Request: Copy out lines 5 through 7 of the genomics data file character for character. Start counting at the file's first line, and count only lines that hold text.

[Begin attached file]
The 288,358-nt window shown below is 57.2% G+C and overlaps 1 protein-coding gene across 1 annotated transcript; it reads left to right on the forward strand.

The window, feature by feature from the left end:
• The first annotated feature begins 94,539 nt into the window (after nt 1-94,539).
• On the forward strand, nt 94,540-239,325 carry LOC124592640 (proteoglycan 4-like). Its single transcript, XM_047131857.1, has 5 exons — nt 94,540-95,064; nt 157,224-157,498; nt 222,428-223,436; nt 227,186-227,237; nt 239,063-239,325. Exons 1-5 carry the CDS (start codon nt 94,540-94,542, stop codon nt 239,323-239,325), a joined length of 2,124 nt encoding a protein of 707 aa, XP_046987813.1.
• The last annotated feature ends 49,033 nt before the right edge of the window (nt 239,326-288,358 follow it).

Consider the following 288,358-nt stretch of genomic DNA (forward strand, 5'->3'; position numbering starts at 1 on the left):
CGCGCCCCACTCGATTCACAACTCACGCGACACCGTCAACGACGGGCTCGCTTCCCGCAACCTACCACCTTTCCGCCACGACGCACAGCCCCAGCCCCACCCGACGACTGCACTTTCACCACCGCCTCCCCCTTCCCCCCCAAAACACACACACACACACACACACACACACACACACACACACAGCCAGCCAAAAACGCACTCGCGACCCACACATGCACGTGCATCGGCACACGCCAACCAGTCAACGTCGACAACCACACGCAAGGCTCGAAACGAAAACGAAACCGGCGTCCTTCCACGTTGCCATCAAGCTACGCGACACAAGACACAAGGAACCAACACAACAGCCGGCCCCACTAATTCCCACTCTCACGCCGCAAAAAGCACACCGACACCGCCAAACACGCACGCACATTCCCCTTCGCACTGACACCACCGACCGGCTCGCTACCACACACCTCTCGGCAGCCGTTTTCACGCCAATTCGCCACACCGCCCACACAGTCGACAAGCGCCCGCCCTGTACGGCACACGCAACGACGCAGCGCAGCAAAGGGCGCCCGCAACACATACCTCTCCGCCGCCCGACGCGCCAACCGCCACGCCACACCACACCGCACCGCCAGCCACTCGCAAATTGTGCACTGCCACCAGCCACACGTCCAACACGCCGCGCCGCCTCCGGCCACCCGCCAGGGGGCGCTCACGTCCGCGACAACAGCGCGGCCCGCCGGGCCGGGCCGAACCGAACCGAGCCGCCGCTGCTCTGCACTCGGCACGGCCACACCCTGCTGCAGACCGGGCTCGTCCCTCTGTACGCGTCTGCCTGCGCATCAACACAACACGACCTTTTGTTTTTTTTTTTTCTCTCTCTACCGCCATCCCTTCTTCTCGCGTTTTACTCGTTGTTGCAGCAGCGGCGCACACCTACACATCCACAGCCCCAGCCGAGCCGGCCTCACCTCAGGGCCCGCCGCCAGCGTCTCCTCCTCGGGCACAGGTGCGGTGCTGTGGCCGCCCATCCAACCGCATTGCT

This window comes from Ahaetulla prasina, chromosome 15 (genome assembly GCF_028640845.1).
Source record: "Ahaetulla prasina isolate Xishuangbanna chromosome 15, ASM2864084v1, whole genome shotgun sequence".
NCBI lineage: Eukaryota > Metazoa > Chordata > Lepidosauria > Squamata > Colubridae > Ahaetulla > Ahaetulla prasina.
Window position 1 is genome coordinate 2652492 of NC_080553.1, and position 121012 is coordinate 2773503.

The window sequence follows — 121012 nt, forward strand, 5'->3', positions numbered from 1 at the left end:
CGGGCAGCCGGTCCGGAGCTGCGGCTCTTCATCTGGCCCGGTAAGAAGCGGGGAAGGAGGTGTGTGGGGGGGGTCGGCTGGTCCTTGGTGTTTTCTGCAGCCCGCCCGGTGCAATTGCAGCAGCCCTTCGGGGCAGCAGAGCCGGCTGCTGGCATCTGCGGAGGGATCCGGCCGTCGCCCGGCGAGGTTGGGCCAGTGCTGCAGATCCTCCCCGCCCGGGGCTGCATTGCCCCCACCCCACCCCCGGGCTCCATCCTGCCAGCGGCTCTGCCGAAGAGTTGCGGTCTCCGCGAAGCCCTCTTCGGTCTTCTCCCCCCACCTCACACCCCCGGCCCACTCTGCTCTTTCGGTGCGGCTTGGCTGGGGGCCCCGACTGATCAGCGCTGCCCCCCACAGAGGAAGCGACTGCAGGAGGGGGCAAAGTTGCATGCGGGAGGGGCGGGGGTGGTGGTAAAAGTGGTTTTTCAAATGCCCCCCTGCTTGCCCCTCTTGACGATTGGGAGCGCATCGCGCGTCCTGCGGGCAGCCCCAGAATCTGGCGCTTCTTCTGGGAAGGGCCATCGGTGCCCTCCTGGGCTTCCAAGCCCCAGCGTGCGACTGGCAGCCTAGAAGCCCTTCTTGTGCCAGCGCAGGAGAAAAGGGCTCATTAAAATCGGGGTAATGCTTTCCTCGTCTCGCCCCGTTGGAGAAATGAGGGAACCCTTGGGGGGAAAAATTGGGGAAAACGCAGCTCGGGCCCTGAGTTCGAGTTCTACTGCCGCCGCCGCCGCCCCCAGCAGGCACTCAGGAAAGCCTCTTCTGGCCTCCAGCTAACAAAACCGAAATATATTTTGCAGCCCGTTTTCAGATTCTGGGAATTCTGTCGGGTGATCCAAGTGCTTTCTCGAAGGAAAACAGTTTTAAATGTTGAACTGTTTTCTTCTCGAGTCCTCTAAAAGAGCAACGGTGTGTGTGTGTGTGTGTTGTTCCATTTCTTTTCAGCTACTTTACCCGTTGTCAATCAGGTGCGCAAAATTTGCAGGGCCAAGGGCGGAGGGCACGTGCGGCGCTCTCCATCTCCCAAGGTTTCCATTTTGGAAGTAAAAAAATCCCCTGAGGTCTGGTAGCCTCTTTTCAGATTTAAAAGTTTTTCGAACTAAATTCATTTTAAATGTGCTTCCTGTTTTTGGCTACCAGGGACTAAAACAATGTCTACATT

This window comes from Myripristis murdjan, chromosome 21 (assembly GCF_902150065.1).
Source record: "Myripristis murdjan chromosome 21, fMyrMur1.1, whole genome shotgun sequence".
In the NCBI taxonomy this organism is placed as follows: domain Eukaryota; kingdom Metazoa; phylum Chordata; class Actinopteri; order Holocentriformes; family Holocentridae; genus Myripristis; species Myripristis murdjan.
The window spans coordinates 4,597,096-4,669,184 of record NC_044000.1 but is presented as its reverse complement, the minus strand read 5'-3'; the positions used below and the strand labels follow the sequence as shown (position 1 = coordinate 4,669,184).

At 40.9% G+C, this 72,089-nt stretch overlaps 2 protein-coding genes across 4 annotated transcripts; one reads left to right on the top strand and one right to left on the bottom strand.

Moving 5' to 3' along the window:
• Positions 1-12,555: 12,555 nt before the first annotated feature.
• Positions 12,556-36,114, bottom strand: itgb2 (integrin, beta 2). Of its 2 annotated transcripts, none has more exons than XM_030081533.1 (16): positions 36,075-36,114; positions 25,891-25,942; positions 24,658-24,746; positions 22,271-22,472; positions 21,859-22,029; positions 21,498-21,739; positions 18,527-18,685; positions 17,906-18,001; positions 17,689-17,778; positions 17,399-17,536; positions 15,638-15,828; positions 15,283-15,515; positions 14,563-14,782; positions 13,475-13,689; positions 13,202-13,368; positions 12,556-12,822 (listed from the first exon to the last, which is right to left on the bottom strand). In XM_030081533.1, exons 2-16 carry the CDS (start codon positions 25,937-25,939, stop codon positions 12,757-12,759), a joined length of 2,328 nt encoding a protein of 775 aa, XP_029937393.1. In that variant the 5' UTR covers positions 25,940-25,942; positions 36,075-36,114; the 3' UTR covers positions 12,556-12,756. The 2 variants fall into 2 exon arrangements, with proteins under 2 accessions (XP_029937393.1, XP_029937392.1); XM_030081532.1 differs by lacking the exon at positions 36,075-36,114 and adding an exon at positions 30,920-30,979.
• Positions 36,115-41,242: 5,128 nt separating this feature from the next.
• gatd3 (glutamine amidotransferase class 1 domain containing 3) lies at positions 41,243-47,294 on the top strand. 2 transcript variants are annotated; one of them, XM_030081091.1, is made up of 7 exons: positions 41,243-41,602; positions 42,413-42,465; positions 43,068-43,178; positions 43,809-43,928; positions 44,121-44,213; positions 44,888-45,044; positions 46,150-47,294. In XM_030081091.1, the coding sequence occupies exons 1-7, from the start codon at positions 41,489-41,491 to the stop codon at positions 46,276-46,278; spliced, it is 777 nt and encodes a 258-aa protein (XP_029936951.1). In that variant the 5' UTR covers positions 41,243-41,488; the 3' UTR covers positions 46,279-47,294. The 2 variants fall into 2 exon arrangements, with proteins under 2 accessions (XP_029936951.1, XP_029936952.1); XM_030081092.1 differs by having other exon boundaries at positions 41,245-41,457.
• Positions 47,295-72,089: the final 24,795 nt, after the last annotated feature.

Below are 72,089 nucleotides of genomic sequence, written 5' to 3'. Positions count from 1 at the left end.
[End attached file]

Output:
• The last annotated feature ends 49,033 nt before the right edge of the window (nt 239,326-288,358 follow it).

Consider the following 288,358-nt stretch of genomic DNA (forward strand, 5'->3'; position numbering starts at 1 on the left):
CGCGCCCCACTCGATTCACAACTCACGCGACACCGTCAACGACGGGCTCGCTTCCCGCAACCTACCACCTTTCCGCCACGACGCACAGCCCCAGCCCCACCCGACGACTGCACTTTCACCACCGCCTCCCCCTTCCCCCCCAAAACACACACACACACACACACACACACACACACACACACACAGCCAGCCAAAAACGCACTCGCGACCCACACATGCACGTGCATCGGCACACGCCAACCAGTCAACGTCGACAACCACACGCAAGGCTCGAAACGAAAACGAAACCGGCGTCCTTCCACGTTGCCATCAAGCTACGCGACACAAGACACAAGGAACCAACACAACAGCCGGCCCCACTAATTCCCACTCTCACGCCGCAAAAAGCACACCGACACCGCCAAACACGCACGCACATTCCCCTTCGCACTGACACCACCGACCGGCTCGCTACCACACACCTCTCGGCAGCCGTTTTCACGCCAATTCGCCACACCGCCCACACAGTCGACAAGCGCCCGCCCTGTACGGCACACGCAACGACGCAGCGCAGCAAAGGGCGCCCGCAACACATACCTCTCCGCCGCCCGACGCGCCAACCGCCACGCCACACCACACCGCACCGCCAGCCACTCGCAAATTGTGCACTGCCACCAGCCACACGTCCAACACGCCGCGCCGCCTCCGGCCACCCGCCAGGGGGCGCTCACGTCCGCGACAACAGCGCGGCCCGCCGGGCCGGGCCGAACCGAACCGAGCCGCCGCTGCTCTGCACTCGGCACGGCCACACCCTGCTGCAGACCGGGCTCGTCCCTCTGTACGCGTCTGCCTGCGCATCAACACAACACGACCTTTTGTTTTTTTTTTTTCTCTCTCTACCGCCATCCCTTCTTCTCGCGTTTTACTCGTTGTTGCAGCAGCGGCGCACACCTACACATCCACAGCCCCAGCCGAGCCGGCCTCACCTCAGGGCCCGCCGCCAGCGTCTCCTCCTCGGGCACAGGTGCGGTGCTGTGGCCGCCCATCCAACCGCATTGCT